For Christians, Christmas is more than a festive season, or the occasion for an exchange of gifts. It remains the celebration of the birth of Jesus Christ, the moment when God humbled himself to be born as man, to share our humanity so that we might share his divinity.
This mystery is one which has occupied many of the greatest minds of all time: yet is accessible to little children who can understand the story of Jesus’ birth in a stable surrounded by farm animals, because there was no room for the Holy Family in the inn.
What we know for certain of these events comes from two of the four Gospels, those attributed to St Matthew and St Luke. It is instructive to look at what they say.
Matthew’s Gospel, written for a Jewish audience, commences with a genealogy of Jesus, tracing his family line back to King David, clearly establishing that Jesus was his direct descendent, to confirm that he was the long-expected Messiah of the Jewish people.
Matthew tells how Jesus’ mother Mary was found to be expecting a child, and how her betrothed Joseph, who was “a just man”, intended to separate from her privately, as her pregnancy meant she was committed to someone else. However, an angel appeared to Joseph in a dream, telling him to take Mary as his wife, “for that which is conceived in her is from the Holy Spirit”.
Matthew tells us this fulfilled the prophecy of Isaiah, written at least five centuries earlier: “Behold, the virgin shall conceive and bear a son, and they shall call his name Immanuel, which means God with us.” Joseph did as the angel asked.
Matthew then says that Jesus was born in Bethlehem, a small village outside Jerusalem, and was visited by Magi from the east, learned men who studied the stars, who came to pay homage to the infant king of the Jews.
Interestingly, Matthew explains to us that the Magi had first visited King Herod, the despotic king of Judea who during his long reign had rebuilt the Temple in Jerusalem, as well as magnificent towns and monuments. Perhaps foolishly, they asked where the infant king was to be born.
Matthew says that Herod was “troubled, and all Jerusalem with him” at the birth of a new king: clearly, he would threaten Herod’s rule. To deal with the threat, Herod subsequently had all the baby boys in Bethlehem murdered, in what later Christians would call the Massacre of the Holy Innocents.
Some historians have suspected that Matthew invented this story, as there is no external historical evidence for the massacre. However, we do know that during Herod’s long reign he executed the High Priest, and murdered his own wife and at least two of his sons, so the Massacre of the Holy Innocents is entirely in character, even if unimportant to his contemporaries.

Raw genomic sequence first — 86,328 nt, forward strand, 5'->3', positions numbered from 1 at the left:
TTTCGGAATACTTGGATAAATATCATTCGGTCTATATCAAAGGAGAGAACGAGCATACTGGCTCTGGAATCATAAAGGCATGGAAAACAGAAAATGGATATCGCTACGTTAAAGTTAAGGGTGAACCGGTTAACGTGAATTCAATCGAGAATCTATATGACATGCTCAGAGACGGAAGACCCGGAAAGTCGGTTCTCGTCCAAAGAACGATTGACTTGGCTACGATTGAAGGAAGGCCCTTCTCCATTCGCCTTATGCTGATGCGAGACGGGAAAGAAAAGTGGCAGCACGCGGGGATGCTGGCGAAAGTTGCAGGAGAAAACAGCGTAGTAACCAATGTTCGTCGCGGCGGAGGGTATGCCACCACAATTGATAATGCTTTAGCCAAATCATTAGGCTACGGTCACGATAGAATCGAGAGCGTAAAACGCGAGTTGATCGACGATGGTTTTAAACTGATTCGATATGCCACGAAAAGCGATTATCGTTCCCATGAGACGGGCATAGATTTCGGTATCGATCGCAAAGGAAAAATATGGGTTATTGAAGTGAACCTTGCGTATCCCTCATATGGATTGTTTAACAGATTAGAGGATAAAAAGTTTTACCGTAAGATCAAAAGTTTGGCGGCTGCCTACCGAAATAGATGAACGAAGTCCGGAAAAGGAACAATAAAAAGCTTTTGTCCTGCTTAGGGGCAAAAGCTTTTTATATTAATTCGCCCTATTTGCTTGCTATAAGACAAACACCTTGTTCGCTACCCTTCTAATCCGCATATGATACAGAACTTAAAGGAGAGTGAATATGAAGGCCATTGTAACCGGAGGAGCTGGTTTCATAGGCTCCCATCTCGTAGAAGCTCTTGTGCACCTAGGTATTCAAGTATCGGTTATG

In any event, Joseph had been warned by an angel of Herod’s intentions, and fled into Egypt, where he remained until Herod’s death. The Holy Family later returned to Israel, and settled in Nazareth, a city in Galilee.
The other Gospel account, from St Luke, is consistent with Matthew’s account, but more detailed.
Strangely, his account begins not with Jesus, but with the extraordinary events surrounding the conception of John the Baptist, the son of an elderly Jewish priest named Zechariah, and his wife Elizabeth.
The Angel Gabriel appeared to Zechariah in the sanctuary of the Temple in Jerusalem, to tell him that his elderly wife would conceive and bear a son, who was to be named John.
Luke then tells us that the angel appeared to a virgin living in Nazareth named Mary, to ask her to be the mother of the Messiah. He also told her that her cousin Elizabeth was in her sixth month of pregnancy “for nothing is impossible to God”.
Mary set out to visit her cousin, and Luke provides us with an exquisitely beautiful account of the meeting of the two women, in which Elizabeth confirms that Mary will be the mother of God. After staying with Elizabeth, Mary returned home to Nazareth. Luke explains what happened when John was born.
Only then does Luke give us the infancy narrative of Jesus, linking it to a census ordered by the Roman Emperor Augustus, when Quirinius was governor of Syria.
While historians have debated Quirinius’ role, there is no doubt that a census was conducted at about that time, and it is reasonable to accept Luke’s near contemporary account that Joseph took his expectant wife to Bethlehem, near Jerusalem, to register.
Luke provides a fuller account of Jesus’ nativity in Bethlehem, the appearance of angels to the shepherds who are the first witnesses of the birth of Christ, and later, Jesus’ presentation in the Temple. He does not record the visit of the magi, nor the exile in Egypt.
The two Gospels complement one another, and are as fresh today as when they were written. Both mark the great turning point in history when the Son of God gave up his divine powers to become one like us, then sacrificed himself for our salvation.
Peter Westmore is national president of the National Civic Council.